Ramirez is probably not a good fielder, but he is almost certainly not the disaster that UZR says he is. There is no DM commentary, but his 2003 PMR (at a 162-game pace) is only -6 runs. His ZR over his 2001-02 Full Seasons is -5. His provisional 2004 PMR is about +4 runs, but that is against a base that seems to rate most third basemen in 2004 as above average against a multi-year baseline.
Deleting Bell, Cirillo and Ramirez, here are the summary results at third:
Third Base (10) UZR DRA ZR DFT avg 6 4 3 4 std 11 6 4 9 corr w/UZR 1.00 0.80 0.89 0.11
DRA’s standard deviation is a little low, but ZR’s is even smaller.
D. Center Field
Pos Yrs Last UZR DRA ZR DFT 8 3 Beltran 6 6 8 9 8 3 Cameron 28 24 10 12 8 Damon 13 -1 5 4 check 8 Edmonds -4 5 4 10 8 Erstad 42 36 13 20 8 3 Finley -16 -3 -3 2 check dra 8 3 Hunter 8 0 4 3 8 3 Jones 15 24 -1 17 8 3 Pierre -1 -4 2 -2 pk 8 Wells -2 -14 5 0 check 8 Williams -20 -11 -14 -11 8 Wilson -4 -26 -9 -6 check pk Avg 5 3 2 5 Std 17 18 8 9 corr w/UZR 1.00 0.81 0.78 0.81
DM describes Damon as the #4 2002 American League centerfielder and in 2003 as “close” to being as good as Torii Hunter, who is described as one of the best centerfielders in either league. UZR is right; DRA isn’t.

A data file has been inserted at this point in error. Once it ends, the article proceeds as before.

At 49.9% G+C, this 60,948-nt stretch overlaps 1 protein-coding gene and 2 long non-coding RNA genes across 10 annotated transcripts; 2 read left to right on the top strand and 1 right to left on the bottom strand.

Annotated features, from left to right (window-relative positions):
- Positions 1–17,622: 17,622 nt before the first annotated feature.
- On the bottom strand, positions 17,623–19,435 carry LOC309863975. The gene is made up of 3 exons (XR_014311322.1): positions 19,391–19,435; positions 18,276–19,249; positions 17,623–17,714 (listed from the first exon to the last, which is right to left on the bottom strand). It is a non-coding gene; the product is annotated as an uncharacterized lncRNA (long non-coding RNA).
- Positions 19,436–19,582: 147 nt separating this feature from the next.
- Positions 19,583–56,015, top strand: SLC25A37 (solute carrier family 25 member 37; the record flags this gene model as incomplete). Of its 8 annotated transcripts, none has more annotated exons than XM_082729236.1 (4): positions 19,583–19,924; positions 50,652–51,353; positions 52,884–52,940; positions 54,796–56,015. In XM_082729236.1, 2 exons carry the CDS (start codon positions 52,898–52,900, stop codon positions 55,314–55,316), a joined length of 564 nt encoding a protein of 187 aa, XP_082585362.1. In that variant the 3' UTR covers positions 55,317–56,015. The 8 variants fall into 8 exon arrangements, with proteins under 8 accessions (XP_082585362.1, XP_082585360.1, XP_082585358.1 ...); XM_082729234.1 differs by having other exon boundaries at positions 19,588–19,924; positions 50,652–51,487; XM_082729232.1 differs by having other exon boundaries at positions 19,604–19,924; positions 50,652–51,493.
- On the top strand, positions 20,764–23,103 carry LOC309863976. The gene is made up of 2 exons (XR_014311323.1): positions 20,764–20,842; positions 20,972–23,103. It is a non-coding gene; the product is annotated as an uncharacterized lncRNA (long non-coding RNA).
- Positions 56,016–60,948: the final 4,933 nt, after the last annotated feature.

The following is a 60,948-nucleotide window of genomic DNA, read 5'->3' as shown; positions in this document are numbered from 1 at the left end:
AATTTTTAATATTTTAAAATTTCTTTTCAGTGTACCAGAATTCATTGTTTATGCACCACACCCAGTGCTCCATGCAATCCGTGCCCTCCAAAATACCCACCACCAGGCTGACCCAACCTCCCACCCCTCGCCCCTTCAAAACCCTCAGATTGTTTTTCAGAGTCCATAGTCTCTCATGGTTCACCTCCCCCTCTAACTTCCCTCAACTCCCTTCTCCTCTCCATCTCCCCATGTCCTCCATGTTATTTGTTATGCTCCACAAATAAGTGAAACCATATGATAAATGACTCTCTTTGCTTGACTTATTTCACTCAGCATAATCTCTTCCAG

UZR gives Finley a -40 runs allowed rating in 2003. Minus forty runs. Though DM concedes that “age caught up with” Finley in 2003, it gives no indication that he was anything close to being that bad. DM rates his range “above average” in 2002, ignores him in their 2001 Gold Glove essay, and says he was “basically average” in 1999-2000. PMR gives him below-average ratings in 2003 (-13 runs per 162 games) and approximately -13 runs as well in 2004. My interpretation of all of this information is that Finley was probably about -15 runs in 2003, perhaps +10 runs in 2002 and +0 in 2001, so between -5 and 0 for 2001-03. I believe that DRA, ZR and DFT are closer to DM’s perception.
Pierre and Wilson ratings are shown, but I will delete both of them for the Denver park effect described above. DM doesn’t discuss Wells in 2002, but says he was “close” to being as good as Hunter in 2003. So DRA is clearly wrong.